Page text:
With a little bit of work tonight, I now have a multi-master MySQL database configuration running. The setup is pretty slick, and surprisingly simple to set up. I have been playing with simple Master-Slave configurations for a while now, and recently came across this OnLamp article about Circular Replication
The basic concept is pretty straightforward – each server writes its own binary log as normal. You also enable log-slave-updates which writes updates received from the master server to its own binary log as well, so that those are passed on to the next server in the circle.
I actually used a slightly modified version of the circle. I have several servers at one location. The ‘main’ master MySQL instance is on one of those, and the others all are slaves to it. We recently added a server at a remote location and made it a simple slave as well. All of the servers sent updates to the single master.
The problem I had was that the server at the remote location is about 70-80 ms away, which works fine for some applications, but I’m adding a feature that will potentially do 30 or so updates on each request. Multiply 80 ms times 30 updates, and there is some noticable problems.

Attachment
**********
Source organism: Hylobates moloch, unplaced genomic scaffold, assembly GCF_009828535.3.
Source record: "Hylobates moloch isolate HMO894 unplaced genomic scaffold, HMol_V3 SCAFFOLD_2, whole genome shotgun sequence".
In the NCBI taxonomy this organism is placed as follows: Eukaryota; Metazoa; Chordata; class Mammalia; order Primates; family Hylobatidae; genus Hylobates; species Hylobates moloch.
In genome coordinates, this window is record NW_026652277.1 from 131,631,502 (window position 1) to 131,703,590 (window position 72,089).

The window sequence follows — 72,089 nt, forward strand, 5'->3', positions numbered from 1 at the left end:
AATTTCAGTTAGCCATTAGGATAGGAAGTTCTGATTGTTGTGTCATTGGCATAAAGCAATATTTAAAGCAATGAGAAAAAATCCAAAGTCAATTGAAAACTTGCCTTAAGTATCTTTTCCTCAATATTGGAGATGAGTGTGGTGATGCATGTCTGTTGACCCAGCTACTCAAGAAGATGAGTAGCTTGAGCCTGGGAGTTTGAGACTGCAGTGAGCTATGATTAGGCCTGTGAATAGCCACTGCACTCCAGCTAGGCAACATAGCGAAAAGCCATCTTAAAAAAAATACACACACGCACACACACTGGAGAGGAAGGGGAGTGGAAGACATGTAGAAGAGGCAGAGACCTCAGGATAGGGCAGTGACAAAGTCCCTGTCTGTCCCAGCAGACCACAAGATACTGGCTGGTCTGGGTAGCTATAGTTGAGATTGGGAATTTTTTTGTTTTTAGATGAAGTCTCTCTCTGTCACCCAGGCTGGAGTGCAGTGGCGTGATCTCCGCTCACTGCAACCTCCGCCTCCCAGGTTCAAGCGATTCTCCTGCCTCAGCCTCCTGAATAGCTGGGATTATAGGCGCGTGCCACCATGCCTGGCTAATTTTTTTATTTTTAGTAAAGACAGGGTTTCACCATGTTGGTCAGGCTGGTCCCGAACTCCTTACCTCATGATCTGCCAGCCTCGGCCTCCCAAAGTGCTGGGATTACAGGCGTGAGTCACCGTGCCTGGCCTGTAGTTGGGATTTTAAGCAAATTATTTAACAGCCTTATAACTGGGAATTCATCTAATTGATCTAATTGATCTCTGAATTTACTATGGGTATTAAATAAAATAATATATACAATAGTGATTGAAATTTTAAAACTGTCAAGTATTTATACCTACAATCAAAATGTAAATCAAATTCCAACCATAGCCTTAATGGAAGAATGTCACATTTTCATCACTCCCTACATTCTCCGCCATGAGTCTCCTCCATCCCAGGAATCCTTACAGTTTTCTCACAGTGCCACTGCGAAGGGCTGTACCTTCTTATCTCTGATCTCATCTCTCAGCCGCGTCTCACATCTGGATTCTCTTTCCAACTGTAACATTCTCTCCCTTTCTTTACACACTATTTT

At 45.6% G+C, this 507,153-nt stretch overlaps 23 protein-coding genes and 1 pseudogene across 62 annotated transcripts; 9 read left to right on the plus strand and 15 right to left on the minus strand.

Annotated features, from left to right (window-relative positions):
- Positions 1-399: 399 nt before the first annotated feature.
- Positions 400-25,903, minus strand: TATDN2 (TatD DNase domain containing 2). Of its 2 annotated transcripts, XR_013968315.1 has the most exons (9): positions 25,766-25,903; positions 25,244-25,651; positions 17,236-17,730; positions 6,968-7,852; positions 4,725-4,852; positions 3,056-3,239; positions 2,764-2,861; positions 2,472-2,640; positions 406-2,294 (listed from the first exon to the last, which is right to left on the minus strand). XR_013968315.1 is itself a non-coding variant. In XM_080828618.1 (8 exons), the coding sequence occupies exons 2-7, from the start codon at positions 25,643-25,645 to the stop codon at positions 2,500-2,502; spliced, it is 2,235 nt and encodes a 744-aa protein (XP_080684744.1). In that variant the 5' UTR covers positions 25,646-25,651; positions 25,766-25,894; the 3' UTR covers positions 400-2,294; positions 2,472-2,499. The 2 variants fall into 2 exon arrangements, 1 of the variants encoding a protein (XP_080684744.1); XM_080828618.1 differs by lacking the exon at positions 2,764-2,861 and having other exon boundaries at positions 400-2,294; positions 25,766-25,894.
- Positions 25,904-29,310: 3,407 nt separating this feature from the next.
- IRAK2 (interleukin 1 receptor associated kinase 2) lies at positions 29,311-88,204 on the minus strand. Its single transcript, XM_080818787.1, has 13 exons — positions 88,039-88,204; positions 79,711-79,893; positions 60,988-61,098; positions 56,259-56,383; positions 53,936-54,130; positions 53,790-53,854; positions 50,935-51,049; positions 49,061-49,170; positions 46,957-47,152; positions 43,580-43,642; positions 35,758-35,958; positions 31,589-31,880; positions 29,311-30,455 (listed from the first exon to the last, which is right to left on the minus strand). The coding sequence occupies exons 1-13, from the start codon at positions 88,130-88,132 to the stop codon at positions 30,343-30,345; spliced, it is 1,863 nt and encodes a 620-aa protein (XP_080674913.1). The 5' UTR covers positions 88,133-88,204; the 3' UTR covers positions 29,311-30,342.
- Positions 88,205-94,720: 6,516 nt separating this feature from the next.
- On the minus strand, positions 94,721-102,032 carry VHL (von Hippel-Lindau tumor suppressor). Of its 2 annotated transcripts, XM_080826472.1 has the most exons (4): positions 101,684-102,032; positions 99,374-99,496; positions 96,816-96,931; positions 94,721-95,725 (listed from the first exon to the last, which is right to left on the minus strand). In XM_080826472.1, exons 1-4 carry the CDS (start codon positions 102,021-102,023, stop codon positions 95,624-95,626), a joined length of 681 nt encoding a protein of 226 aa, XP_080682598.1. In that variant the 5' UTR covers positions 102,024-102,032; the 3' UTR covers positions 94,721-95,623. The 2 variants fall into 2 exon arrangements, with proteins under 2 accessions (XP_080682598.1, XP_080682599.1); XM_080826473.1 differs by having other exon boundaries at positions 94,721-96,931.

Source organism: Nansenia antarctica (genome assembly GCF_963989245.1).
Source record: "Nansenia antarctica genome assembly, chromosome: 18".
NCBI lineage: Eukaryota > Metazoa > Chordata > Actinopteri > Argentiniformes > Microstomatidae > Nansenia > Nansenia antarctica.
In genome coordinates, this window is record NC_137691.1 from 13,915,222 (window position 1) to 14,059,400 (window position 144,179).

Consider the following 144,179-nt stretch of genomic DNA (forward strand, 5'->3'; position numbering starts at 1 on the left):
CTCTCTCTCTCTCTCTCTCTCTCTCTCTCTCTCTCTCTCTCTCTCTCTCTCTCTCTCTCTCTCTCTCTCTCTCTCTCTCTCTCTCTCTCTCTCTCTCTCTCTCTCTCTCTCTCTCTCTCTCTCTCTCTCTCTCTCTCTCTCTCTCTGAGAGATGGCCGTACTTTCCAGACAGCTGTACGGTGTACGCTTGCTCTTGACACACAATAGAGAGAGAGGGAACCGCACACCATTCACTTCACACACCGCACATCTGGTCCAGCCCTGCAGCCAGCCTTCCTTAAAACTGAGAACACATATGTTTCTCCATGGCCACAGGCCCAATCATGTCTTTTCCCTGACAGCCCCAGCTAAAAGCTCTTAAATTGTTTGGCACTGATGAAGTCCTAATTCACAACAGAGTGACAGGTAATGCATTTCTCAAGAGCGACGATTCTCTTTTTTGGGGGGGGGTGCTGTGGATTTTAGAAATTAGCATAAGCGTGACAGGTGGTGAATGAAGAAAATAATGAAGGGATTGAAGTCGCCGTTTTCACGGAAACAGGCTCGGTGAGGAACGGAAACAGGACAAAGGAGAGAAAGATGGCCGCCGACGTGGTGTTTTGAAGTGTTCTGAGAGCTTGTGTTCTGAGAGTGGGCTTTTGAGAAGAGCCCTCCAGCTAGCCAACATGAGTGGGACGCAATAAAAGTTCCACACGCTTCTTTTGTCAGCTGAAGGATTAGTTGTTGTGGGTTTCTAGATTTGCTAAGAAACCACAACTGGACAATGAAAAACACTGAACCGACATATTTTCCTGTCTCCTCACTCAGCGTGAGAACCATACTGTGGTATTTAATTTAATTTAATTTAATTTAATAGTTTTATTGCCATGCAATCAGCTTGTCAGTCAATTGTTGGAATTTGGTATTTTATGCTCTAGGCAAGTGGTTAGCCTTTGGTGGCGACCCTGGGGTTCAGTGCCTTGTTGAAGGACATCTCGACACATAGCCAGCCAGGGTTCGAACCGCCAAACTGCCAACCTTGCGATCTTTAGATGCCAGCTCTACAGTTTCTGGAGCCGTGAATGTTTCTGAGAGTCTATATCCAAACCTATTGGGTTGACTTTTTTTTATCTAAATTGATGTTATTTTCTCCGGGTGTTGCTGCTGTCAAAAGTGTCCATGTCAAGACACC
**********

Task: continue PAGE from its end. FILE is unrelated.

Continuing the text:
My new setup has updates being written locally on the remote server, and then using MySQL replication to get that back to the old master server, which then relays it to the rest of the servers in that location. The remote server still receives updates from the main master server. I can now update either server, and updates propagate to all servers in very near real-time. It is very slick.
Note that this might not be suitable for all sorts of data and all situations. My data is an extremely simple key => value caching system. I use REPLACE INTO statements so that it doesn’t matter if a given key already exists or not. Also, if my data becomes inconsistent, it also is not a big deal, as the caching system will just fail, and the application will proceed without using the cached results.
Previously, the major obstacle to this setup was when using automatically incrementing INSERT_ID’s and it was possible for each master server to use the same ID. MySQL 5 introduced the auto_increment_increment and auto_increment_offset settings which makes it possible to guarantee that will never happen. There still are some potential problems where statements not executed in the same order on all nodes may result in inconsistent data. So use with caution and make sure you understand the potential issues.